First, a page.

And what performers! Sutton Foster is doubtlessly talented, but is frequently cast in roles that mistake her innate edge for classic Broadway brass and usually end up more impenetrable than lovable. But she's never been better than she was as Violet. Vocally, she was resplendent as rarely before, her voice naturally slid from guttural (but never abrasive) belt to golden shimmer as each new obstacle for the character dictated. Acting-wise, she was even better: By wrapping herself in a cloak of faux charm that could be drawn away from her as the shadowy world approach, you saw how she could mask the agony that festers beneath the woman's mangled skin. (No makeup is used to depict the scar; not that Foster needed any.) And when Violet received what she interpreted as her answer from God, Foster's slight upward tilt of her head and simple smile illuminated the expansive auditorium — and so much more about Violet — with hardly a noticeable shift in Mark Barton's lighting plot. (The simple set suggestion was by Ika Avaliani, the appropriate costumes by Clint Ramos.)
Joshua Henry was magnetic as the believing Flick, singing rapturously wielding a piercing incredulity that only gradually gave way to the understanding that maybe Violet has as much experience as Flick at being judged by externals. Van Hughes never overdid Monty's slickness, and found a surprising amount of heart in a man who often seems to be after nothing more than an easy one-night-stand. As the preacher, Christopher Sieber's oversize gregariousness could not have been better utilized, and he expertly negotiated the deflating moment when the man's own illusions come crashing down. Additional support, from a pitch-perfect Emerson Steele as Young Violet and Chris Sullivan as her father to Rema Webb as a revival soloist to Anastacia McClesky and Keale Settle as a pair of Memphis songstresses, could not have been better.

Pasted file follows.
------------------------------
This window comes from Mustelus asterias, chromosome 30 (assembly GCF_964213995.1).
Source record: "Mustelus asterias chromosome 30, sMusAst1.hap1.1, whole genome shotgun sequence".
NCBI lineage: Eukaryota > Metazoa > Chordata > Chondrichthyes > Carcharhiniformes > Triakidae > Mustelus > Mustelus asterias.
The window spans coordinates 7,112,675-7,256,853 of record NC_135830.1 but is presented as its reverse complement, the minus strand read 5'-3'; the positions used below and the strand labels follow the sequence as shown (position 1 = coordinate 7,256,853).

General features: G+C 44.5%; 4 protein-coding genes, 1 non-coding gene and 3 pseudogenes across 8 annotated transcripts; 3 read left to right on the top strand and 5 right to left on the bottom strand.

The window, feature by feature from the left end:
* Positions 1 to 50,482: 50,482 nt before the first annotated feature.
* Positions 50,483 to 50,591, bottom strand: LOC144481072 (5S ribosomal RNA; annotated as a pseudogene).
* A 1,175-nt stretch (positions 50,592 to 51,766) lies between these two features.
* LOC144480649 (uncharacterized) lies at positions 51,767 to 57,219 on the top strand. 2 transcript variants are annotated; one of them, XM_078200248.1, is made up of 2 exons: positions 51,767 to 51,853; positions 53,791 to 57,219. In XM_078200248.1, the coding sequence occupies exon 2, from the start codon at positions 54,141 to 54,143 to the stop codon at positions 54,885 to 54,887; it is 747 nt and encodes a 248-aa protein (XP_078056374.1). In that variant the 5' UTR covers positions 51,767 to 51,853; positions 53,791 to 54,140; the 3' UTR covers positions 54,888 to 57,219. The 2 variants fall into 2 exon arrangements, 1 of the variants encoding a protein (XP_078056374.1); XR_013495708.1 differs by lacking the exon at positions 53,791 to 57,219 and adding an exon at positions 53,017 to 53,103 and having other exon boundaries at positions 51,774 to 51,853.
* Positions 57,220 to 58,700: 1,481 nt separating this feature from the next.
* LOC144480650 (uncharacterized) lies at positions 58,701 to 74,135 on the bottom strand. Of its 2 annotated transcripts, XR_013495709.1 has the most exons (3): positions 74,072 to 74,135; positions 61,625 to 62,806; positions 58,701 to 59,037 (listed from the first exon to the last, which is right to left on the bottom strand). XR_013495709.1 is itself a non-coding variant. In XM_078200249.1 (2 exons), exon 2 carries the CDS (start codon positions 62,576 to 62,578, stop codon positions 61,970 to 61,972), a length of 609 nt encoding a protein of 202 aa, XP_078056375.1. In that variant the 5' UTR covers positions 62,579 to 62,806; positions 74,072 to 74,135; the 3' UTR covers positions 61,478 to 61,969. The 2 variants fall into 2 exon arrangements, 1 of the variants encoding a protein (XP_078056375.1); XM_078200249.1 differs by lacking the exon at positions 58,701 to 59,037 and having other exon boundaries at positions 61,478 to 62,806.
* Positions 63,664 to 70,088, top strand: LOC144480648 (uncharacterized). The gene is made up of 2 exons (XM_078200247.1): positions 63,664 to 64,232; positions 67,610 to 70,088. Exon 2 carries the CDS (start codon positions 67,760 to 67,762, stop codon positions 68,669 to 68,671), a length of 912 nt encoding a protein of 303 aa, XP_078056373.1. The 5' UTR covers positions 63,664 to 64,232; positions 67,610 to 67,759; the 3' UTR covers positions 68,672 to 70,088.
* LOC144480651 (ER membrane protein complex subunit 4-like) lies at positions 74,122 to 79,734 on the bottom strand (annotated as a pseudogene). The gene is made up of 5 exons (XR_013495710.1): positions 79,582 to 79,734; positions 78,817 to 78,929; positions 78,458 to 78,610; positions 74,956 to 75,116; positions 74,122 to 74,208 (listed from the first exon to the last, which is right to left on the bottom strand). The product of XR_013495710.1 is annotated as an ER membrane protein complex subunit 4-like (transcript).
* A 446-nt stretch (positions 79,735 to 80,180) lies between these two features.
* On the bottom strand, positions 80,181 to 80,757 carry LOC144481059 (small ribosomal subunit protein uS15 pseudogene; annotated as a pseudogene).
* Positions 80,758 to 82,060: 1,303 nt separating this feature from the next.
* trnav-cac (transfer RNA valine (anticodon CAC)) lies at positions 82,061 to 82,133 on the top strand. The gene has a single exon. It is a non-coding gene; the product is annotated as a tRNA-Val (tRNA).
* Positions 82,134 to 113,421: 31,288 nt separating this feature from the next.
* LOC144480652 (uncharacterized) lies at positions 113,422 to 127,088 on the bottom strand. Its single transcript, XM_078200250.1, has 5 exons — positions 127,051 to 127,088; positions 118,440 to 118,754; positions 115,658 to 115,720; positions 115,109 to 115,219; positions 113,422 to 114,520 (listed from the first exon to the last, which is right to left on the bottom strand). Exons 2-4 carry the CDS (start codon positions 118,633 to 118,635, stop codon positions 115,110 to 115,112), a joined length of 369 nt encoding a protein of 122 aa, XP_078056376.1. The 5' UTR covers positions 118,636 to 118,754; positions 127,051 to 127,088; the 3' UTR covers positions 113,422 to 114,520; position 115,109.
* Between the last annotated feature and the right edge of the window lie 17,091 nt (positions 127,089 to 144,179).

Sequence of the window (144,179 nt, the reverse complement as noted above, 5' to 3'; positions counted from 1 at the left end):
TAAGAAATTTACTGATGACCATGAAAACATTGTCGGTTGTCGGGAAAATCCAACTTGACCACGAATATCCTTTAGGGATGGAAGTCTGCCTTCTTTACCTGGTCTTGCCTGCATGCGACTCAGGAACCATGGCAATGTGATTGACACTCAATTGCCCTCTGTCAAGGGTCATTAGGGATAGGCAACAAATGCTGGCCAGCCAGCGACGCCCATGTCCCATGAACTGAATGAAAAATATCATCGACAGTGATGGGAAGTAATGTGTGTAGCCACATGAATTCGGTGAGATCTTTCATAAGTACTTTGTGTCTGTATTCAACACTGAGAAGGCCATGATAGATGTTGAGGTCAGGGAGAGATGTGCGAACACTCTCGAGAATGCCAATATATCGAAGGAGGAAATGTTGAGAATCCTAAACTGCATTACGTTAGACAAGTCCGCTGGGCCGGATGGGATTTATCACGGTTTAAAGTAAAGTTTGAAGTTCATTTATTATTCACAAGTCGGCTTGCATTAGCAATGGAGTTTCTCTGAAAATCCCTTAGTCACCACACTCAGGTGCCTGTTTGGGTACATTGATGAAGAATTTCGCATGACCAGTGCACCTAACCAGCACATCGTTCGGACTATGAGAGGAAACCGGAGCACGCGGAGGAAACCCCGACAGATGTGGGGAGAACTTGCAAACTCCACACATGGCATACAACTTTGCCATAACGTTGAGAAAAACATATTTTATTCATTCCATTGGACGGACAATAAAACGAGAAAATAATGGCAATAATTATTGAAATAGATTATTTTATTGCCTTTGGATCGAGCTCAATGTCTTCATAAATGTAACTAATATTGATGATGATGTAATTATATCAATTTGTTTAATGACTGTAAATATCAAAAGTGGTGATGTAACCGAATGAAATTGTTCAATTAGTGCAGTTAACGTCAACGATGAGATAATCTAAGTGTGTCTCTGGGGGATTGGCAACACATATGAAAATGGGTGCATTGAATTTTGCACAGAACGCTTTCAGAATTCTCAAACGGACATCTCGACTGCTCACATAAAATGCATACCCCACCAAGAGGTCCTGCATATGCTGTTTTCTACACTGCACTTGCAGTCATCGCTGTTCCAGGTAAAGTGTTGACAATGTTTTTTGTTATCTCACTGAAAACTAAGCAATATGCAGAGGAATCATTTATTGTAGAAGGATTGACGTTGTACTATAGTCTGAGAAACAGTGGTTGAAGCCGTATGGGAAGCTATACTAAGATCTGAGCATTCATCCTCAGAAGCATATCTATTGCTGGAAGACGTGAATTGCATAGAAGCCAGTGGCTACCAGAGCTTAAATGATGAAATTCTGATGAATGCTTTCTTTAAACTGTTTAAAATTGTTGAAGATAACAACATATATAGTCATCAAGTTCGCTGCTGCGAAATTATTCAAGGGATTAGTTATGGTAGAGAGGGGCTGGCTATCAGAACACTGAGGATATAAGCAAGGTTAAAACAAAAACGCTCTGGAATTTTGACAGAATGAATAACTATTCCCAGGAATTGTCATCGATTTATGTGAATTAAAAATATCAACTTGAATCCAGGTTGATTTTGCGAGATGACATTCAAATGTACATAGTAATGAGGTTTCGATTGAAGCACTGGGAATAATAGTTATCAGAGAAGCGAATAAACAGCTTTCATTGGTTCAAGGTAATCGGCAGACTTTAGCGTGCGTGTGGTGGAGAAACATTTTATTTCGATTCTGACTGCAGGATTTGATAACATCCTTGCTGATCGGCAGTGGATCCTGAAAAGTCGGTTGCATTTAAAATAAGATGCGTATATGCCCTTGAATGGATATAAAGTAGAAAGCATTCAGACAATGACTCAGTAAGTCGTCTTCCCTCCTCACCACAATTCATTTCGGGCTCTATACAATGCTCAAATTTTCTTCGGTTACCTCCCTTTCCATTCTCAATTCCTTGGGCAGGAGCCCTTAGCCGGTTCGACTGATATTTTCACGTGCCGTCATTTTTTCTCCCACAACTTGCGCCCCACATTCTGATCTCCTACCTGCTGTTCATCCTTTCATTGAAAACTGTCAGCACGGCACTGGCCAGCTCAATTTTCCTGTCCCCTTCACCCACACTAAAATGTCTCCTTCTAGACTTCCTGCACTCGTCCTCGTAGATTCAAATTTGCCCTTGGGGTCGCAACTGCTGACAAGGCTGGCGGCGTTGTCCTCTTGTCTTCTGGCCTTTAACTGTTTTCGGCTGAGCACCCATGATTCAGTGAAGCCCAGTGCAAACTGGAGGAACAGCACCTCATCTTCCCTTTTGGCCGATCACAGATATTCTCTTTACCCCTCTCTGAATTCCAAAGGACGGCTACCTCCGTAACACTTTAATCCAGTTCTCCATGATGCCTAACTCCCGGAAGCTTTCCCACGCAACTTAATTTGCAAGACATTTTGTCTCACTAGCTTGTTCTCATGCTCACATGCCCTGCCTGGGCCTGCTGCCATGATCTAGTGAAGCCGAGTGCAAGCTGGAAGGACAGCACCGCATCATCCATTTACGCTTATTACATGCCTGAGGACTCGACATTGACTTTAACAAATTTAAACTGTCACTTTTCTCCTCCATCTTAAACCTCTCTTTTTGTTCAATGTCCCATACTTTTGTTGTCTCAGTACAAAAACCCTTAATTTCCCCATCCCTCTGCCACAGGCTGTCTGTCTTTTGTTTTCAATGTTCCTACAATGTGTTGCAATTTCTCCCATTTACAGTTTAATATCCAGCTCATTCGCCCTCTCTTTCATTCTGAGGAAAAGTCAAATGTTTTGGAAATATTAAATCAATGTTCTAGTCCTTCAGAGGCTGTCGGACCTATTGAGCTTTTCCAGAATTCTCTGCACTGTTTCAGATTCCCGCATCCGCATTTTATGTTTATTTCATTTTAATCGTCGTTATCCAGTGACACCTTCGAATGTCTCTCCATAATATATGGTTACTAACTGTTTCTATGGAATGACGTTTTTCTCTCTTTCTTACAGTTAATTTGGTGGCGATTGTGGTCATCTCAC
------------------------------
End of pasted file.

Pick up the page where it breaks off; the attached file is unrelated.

What will happen with now is anyone's guess. Silverman and her company created something that, in polish and presentation, is leaps and bounds above any musical Broadway did last season, and it would be a shame for that work to go to waste. But Violet has long been a tough sell, and whether mainstream audiences are necessarily ready for it, I can't say. If nothing else, it's good to be reminded that the show is, and has always been, ready for them. And if all that comes out of last night is the awareness that Encores! Off-Center, like its big scale big brother, is capable of scaling such skyscraping heights, those venturous souls who attend it — and the musicals highlighted there — will be among the richest in town.